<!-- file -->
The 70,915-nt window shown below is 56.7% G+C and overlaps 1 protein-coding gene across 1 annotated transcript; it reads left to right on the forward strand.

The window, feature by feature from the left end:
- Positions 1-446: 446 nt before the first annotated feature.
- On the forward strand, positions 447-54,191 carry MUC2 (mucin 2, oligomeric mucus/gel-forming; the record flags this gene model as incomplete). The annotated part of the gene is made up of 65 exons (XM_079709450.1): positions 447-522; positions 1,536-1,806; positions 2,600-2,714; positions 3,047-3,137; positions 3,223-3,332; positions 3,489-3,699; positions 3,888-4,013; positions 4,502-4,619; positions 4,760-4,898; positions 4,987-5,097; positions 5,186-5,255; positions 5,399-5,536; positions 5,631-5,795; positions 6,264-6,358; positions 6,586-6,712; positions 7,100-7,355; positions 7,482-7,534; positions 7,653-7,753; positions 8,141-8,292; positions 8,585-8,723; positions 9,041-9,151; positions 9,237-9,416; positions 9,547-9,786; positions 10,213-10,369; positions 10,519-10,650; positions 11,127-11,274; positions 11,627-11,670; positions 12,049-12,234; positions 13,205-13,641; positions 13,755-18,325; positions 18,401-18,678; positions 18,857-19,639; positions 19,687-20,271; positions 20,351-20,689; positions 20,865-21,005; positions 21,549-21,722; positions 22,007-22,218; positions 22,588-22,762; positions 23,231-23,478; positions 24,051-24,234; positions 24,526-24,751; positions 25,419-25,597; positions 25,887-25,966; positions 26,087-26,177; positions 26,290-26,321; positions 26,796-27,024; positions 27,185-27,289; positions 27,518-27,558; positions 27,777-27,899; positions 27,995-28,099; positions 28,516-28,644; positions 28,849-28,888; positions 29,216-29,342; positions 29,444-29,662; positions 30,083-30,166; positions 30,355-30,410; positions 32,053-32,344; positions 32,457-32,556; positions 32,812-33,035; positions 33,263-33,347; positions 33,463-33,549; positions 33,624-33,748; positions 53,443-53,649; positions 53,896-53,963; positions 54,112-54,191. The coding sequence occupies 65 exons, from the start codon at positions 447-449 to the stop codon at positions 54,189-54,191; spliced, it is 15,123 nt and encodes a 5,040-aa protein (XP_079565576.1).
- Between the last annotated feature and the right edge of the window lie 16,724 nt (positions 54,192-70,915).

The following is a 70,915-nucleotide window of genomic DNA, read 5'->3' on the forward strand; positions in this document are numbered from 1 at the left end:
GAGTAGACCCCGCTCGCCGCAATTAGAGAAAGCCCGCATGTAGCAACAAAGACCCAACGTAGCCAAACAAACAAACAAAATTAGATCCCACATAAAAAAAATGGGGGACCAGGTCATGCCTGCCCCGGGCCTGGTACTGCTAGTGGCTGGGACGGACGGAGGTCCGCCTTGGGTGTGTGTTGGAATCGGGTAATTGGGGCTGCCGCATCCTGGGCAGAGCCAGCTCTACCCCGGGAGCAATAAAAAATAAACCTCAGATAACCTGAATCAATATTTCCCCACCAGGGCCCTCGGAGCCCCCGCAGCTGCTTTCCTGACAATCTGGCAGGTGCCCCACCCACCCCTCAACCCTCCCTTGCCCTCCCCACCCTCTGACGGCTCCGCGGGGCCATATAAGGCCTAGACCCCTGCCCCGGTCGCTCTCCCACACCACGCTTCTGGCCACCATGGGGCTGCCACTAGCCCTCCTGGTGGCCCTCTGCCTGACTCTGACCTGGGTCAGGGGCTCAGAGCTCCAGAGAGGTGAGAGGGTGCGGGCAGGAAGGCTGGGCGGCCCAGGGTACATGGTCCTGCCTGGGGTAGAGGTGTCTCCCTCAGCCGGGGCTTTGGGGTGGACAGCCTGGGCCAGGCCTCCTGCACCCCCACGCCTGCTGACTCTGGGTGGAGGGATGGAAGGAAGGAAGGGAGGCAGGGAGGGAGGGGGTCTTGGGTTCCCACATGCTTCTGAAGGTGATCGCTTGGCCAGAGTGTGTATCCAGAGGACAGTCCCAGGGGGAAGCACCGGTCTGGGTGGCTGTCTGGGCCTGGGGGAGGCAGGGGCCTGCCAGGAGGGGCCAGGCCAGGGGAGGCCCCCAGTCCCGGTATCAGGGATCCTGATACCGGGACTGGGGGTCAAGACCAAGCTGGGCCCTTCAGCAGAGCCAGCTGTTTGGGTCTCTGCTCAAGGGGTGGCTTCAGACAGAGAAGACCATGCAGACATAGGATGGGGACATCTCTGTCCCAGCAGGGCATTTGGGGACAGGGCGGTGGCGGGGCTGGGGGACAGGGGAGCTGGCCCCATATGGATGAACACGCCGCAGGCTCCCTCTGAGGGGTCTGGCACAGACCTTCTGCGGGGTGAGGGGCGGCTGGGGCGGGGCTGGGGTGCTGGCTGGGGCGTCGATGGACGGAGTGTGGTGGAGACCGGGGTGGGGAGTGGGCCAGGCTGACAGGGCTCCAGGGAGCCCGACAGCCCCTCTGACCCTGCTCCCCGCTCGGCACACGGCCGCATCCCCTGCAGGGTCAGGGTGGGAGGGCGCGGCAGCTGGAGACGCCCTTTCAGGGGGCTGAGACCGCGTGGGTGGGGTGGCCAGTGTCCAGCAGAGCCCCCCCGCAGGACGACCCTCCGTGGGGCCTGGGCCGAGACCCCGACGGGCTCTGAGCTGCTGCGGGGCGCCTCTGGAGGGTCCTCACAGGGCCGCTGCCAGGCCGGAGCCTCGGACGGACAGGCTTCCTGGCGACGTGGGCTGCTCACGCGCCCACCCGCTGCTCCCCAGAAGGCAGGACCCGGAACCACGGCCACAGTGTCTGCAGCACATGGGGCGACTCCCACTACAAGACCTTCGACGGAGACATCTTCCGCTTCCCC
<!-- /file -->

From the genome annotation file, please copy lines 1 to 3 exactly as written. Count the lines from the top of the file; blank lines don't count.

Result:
The 70,915-nt window shown below is 56.7% G+C and overlaps 1 protein-coding gene across 1 annotated transcript; it reads left to right on the forward strand.

The window, feature by feature from the left end:
- Positions 1-446: 446 nt before the first annotated feature.